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By John Culbertson

"Morning was once constantly a welcome sight to us.  It intended issues. the 1st was once that we have been nonetheless alive. . . ."

In 1967, loss of life used to be the consistent better half of the Marines of resort corporation, 2/5, as they patrolled the paddy dikes, dust, and mountains of the Arizona Territory southwest of Da Nang. yet John Culbertson and lots of the remainder of resort corporation have been an analogous lean, scuffling with Marines who had survived the carnage of Operation Tuscaloosa. Hotel's grunts walked over the enemy, no longer round him.

In photograph phrases, John Culbertson describes the day-by-day, risky lifetime of a soldier scuffling with in a rustic the place the enemy was once usually indistinguishable from the allies, fought tenaciously, and concept not anything of utilizing civilians as a safeguard. although he was once one of many most sensible marksmen in 1st Marine department Sniper university in Da Nang in March 1967--a category of simply eighteen, selected from the division's twenty thousand Marines--Culbertson knew that opposed to the VC and the NVA, stable education and adventure may well hold you simply up to now. yet his company's venture used to be to discover and interact the enemy, regardless of the rate. This riveting, bloody first-person account deals a stark testimony to the stuff U.S. Marines are made up of.

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A Sniper in the Arizona: 2nd Battalion, 5th Marines in the Arizona Territory, 1967

"Morning used to be continually a welcome sight to us.   It intended issues. the 1st used to be that we have been nonetheless alive. . . . "

In 1967, dying was once the consistent better half of the Marines of resort corporation, 2/5, as they patrolled the paddy dikes, dust, and mountains of the Arizona Territory southwest of Da Nang. yet John Culbertson and lots of the remainder of resort corporation have been an identical lean, struggling with Marines who had survived the carnage of Operation Tuscaloosa. Hotel's grunts walked over the enemy, now not round him.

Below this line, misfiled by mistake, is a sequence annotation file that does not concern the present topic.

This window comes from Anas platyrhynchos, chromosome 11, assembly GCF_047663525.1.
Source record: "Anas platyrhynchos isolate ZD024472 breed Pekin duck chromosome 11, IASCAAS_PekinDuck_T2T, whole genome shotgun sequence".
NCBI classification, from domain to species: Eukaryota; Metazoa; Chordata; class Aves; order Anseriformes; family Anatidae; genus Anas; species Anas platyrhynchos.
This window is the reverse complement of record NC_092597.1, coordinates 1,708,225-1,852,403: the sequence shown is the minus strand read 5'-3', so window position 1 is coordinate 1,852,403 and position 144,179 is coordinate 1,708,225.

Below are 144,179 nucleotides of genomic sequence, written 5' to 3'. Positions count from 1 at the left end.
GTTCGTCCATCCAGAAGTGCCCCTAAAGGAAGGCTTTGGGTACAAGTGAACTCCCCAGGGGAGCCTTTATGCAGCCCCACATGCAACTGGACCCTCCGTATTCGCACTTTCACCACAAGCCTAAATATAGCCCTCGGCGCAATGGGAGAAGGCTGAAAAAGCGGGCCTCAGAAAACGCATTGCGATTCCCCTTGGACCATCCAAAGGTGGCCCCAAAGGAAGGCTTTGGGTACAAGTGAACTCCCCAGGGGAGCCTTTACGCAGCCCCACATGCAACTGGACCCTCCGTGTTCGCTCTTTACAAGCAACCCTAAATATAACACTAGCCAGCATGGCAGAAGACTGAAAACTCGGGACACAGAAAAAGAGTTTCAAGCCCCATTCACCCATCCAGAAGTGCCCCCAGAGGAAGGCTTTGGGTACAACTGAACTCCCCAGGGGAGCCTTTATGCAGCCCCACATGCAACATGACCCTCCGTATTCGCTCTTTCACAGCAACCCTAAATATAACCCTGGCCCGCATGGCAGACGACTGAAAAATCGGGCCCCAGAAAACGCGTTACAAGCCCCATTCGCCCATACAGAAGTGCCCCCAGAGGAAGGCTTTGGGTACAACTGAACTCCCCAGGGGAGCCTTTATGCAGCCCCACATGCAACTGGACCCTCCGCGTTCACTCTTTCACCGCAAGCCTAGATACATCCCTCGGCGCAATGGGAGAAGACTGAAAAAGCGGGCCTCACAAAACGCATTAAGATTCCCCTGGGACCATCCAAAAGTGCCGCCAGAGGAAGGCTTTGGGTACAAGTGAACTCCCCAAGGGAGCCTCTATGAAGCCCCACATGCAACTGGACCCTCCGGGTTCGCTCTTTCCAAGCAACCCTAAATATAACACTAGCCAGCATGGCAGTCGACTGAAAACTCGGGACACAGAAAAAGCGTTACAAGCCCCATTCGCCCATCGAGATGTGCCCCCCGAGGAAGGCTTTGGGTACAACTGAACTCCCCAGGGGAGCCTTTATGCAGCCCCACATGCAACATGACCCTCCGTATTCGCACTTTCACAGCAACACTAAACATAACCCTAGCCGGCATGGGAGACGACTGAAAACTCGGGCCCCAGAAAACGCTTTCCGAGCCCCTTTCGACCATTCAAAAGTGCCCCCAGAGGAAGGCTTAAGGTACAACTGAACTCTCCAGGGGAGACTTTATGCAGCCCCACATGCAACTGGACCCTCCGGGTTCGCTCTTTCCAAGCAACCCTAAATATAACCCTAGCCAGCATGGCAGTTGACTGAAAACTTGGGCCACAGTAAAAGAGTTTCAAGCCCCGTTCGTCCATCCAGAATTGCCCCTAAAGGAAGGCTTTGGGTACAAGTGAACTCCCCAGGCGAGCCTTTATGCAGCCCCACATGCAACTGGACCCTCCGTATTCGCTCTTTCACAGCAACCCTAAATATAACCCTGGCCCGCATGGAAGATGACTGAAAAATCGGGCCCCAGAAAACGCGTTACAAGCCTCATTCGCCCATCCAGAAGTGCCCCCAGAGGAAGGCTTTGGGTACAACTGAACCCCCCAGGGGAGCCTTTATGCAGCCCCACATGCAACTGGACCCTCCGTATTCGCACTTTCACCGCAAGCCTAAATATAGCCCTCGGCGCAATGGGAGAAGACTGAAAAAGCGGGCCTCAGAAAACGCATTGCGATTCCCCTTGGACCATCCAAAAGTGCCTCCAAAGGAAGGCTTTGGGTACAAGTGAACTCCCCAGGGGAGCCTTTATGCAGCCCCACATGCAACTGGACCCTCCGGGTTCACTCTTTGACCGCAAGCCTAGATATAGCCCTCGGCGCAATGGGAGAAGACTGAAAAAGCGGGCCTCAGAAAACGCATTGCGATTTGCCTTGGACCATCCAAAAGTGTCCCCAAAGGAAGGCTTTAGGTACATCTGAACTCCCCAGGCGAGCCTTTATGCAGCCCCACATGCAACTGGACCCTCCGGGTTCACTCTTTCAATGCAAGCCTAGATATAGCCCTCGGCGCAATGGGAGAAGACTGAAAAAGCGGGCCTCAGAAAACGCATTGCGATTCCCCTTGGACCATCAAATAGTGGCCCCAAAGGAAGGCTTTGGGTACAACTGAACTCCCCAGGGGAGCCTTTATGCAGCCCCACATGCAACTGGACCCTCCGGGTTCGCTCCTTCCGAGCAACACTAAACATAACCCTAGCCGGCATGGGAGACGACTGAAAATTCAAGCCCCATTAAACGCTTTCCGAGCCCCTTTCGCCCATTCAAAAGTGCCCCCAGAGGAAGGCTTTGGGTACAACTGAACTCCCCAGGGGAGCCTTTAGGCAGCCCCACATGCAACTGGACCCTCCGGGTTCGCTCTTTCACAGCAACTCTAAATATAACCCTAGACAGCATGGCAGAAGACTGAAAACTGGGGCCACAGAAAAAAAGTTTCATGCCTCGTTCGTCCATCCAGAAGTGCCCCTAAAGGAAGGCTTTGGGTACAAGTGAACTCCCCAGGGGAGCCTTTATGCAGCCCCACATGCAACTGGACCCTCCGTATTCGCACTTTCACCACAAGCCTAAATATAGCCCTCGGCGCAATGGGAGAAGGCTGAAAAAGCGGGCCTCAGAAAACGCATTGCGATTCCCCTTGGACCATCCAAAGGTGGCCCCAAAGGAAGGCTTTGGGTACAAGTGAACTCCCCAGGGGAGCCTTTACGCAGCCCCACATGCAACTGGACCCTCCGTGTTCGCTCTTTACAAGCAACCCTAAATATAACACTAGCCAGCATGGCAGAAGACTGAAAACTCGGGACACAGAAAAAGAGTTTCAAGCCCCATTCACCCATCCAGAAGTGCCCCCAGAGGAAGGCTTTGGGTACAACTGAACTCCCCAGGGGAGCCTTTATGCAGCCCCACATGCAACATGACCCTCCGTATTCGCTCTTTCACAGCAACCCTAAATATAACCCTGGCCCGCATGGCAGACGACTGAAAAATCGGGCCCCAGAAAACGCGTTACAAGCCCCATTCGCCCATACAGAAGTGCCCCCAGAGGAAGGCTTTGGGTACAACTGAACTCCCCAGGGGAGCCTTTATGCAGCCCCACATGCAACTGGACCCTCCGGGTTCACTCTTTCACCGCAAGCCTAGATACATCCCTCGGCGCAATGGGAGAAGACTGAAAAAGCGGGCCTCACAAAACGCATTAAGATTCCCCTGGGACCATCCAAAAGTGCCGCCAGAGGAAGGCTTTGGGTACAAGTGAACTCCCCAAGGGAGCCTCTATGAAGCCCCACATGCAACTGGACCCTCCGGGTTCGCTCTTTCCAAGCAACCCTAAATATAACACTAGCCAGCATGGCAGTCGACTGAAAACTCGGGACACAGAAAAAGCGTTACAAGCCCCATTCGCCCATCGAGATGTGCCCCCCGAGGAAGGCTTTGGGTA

In photograph phrases, John Culbertson describes the day-by-day, harmful lifetime of a soldier battling in a rustic the place the enemy used to be often indistinguishable from the allies, fought tenaciously, and suggestion not anything of utilizing civilians as a guard. notwithstanding he used to be one of many most sensible marksmen in 1st Marine department Sniper institution in Da Nang in March 1967--a type of simply eighteen, selected from the division's twenty thousand Marines--Culbertson knew that opposed to the VC and the NVA, strong education and event might hold you simply to this point. yet his company's venture was once to discover and have interaction the enemy, regardless of the rate. This riveting, bloody first-person account deals a stark testimony to the stuff U. S. Marines are made up of.

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It was not only the fighting in Vietnam that bedeviled the nation and Fairfield, Illinois, in the late sixties. In the spring of 1967, television screens and newspapers were filled with accounts of student-led demonstrations erupting all across the country. In small towns such as Fairfield, these events were a constant subject of wonder and scorn. Newsweek described the largest national demonstrations of the war to that date as having “draft-card burnings, Viet Cong flags, ‘peace’ balloons and flag draped coffin floats, and their banners identified the diverse collection of marchers as Quakers, Roman Catholic, Jewish war veterans, Episcopal seminarians and students from at least a score of universities.

Looking at this aspect of Kays’ life also brings sharper focus to our nation’s struggle at home regarding our involvement in southeast Asia. But to understand Kays’ experiences at Carbondale from 1967 to 1969, one must also examine the legend of Delyte Morris, who, like the Shelton boys and Arlie Pate, represented yet another southern Illinois original. Morris came by his southern Illinois ways naturally. His parents began their married life in a one-room log cabin with a lean-to just outside the tiny village of Xenia, a few miles northwest of Ken Kays’ community of Fairfield.

Angle was especially taken by “the religious bigotry and nativistic narrowness” that plagued the region. ”26 Baker Brownell, a renowned social philosopher at Northwestern University, also took time to explore the uniqueness of southern Illinois culture. In his 1958 book The Other Illinois, he too noted the same stubbornness among the locals that Birkbeck had described so long before. Brownell thought the people of the region “silent, with a tough, arrogant silence. ”27 There also existed an odd bravado with the southern Illinois antihero.

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